‘It’s my heart’: Hope House provides much-needed service in Inuvik


Several people wander into Hope House at lunchtime for a warm bowl of caribou stew, fresh baked bread and reprieve from the early July heat in Inuvik, N.W.T.

The drop-in centre, which serves underhoused and disadvantaged people in the western Arctic community, offers a washroom, food, mental health supports and a space to relax. People can also use a laptop to search for employment and get basic home supplies.

Sharon Rogers, the senior front-line community worker at Hope House, said it bridges the gap between the two shelters operating in Inuvik. The town has a homeless shelter, which does not allow people who are intoxicated to stay, and a warming shelter, which is open to those under the influence of alcohol or drugs.

“This was kind of like the in-between if they need somewhere to go,” Rogers said, noting the region experiences harsh winters.

“It’s very well needed.”

The centre, which opened in October, was developed by Peggy Day, Susan Peffer, Veronica Kasook and William Hurst. The team was awarded $495,000 for the project by the Arctic Inspiration Prize in 2022.

Since November, Rogers said Hope House has served close to 1,600 people. She noted many of those employed by the centre have experienced homelessness themselves.

“It’s my heart,” she said of the centre. “I would love to be in this role forever. I enjoy serving people and I love seeing their expressions.”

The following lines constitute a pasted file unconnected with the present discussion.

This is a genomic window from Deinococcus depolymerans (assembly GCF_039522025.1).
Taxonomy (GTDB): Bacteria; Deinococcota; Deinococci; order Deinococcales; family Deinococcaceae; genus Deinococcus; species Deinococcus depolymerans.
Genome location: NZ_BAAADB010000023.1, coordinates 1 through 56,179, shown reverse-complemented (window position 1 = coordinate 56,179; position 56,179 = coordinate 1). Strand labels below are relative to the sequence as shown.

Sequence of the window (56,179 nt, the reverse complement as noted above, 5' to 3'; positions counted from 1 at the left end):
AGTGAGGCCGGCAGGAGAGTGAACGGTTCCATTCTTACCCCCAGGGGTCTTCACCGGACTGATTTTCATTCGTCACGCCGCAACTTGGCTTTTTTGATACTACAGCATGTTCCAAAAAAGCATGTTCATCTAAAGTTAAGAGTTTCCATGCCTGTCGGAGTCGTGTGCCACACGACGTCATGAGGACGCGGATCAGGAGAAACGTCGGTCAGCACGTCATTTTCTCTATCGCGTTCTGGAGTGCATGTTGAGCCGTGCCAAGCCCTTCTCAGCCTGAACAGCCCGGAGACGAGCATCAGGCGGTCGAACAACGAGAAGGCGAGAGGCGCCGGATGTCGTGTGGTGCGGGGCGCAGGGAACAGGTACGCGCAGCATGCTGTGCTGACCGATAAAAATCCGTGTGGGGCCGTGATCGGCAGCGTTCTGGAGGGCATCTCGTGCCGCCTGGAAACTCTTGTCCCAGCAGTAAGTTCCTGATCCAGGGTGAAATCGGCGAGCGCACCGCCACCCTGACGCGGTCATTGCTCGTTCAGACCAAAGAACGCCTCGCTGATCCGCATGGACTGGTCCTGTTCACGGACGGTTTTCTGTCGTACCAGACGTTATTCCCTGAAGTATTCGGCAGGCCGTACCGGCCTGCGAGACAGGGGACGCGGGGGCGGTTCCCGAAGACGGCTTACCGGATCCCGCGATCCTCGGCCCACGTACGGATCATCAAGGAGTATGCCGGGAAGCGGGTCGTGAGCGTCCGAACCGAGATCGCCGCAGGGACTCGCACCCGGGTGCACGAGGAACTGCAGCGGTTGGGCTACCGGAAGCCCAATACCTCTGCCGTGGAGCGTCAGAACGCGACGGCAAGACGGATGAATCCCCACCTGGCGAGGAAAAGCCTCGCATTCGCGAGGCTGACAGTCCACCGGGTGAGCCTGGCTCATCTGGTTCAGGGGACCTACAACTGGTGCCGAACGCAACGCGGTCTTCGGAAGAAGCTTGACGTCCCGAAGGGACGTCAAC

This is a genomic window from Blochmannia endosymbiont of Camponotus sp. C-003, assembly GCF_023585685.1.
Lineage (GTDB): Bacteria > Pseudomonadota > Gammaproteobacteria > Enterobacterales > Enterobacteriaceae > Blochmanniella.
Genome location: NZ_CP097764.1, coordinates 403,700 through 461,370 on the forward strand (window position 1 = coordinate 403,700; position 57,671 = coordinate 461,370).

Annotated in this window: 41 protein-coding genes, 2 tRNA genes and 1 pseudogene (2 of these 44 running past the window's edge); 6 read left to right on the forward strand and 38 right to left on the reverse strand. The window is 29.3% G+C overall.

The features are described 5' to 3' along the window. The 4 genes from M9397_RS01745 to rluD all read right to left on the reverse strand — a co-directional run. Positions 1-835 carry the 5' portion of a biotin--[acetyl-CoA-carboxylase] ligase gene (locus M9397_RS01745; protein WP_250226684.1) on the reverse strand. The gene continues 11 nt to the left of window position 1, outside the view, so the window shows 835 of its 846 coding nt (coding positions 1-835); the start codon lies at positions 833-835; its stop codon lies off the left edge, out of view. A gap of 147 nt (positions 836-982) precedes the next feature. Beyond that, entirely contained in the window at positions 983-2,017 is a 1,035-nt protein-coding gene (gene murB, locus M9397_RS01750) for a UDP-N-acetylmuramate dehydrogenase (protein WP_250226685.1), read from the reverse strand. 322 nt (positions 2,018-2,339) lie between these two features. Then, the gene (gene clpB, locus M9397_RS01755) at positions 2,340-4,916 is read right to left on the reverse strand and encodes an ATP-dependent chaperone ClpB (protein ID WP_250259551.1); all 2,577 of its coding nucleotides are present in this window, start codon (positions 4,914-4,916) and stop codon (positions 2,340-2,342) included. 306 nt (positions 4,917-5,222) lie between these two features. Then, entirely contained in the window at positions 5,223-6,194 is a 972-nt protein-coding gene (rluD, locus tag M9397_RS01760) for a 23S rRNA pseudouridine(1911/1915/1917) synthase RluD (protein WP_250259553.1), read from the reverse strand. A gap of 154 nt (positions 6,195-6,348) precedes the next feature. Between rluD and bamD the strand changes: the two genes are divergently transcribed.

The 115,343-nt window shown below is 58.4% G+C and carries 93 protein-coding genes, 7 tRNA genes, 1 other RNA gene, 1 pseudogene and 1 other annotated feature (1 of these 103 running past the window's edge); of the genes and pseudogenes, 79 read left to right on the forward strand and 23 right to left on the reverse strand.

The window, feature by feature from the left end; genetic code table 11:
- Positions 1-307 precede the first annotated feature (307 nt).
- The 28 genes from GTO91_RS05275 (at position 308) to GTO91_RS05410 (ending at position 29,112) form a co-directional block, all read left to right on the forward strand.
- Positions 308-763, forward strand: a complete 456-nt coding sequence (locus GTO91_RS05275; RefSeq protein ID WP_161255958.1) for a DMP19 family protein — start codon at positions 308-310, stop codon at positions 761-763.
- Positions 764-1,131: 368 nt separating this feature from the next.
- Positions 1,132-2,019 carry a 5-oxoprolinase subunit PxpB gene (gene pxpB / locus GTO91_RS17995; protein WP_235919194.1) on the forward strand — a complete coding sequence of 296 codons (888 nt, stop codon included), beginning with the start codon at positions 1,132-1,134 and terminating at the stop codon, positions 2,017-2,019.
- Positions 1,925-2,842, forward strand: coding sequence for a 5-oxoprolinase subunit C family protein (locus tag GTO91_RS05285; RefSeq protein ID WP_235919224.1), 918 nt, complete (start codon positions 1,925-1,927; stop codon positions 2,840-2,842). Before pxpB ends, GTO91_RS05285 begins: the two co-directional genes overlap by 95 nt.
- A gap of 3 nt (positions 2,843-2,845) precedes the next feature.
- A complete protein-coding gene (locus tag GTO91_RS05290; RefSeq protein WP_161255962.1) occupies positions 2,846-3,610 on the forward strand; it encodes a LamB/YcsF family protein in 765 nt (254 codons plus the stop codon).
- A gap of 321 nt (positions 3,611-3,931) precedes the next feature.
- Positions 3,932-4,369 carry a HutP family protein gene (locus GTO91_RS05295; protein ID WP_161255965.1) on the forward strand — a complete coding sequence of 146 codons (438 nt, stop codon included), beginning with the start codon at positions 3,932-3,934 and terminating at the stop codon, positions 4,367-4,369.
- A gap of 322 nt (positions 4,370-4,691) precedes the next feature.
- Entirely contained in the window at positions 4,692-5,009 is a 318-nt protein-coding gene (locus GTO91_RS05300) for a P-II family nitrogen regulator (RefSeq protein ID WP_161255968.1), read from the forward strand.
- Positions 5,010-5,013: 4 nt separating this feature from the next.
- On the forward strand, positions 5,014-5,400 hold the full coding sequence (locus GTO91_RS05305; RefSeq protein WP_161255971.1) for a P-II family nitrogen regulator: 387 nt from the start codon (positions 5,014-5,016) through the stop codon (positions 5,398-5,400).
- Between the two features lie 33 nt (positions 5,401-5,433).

Rogers’ sister is among those visiting Hope House on this day. She’s emotional as she explains her appreciation for the drop-in centre and said it offers support for people who want to stop drinking.

Others say they are happy to have somewhere to go and get a meal.

Rogers said Hope House is also a place where women can bead, get art supplies and play nutritional bingo, where the prizes are boxes of food items.

The centre also offers cultural programming, such as traditional games and a fish hook-making workshop, she said. It now has two newly constructed tent frames in the backyard where she said people can come to carve and summer programs can be held.

In February, the centre hosted a parka sewing course where several men experiencing homelessness cut out the materials and sewed their own winter coats.

“They had never touched a sewing machine,” Rogers said. “Now they know how to switch the bobbin if it runs out of thread. They know a little bit more about sewing, which they never did before.”

A traditional harpoon-making workshop set to take place this month has been postponed to a later date because the town was under a heat warning. Rogers said the hot weather has made working outside difficult.


This report by The Canadian Press was first published July 12, 2023.

This story was produced with the financial assistance of the Meta and Canadian Press News Fellowship.

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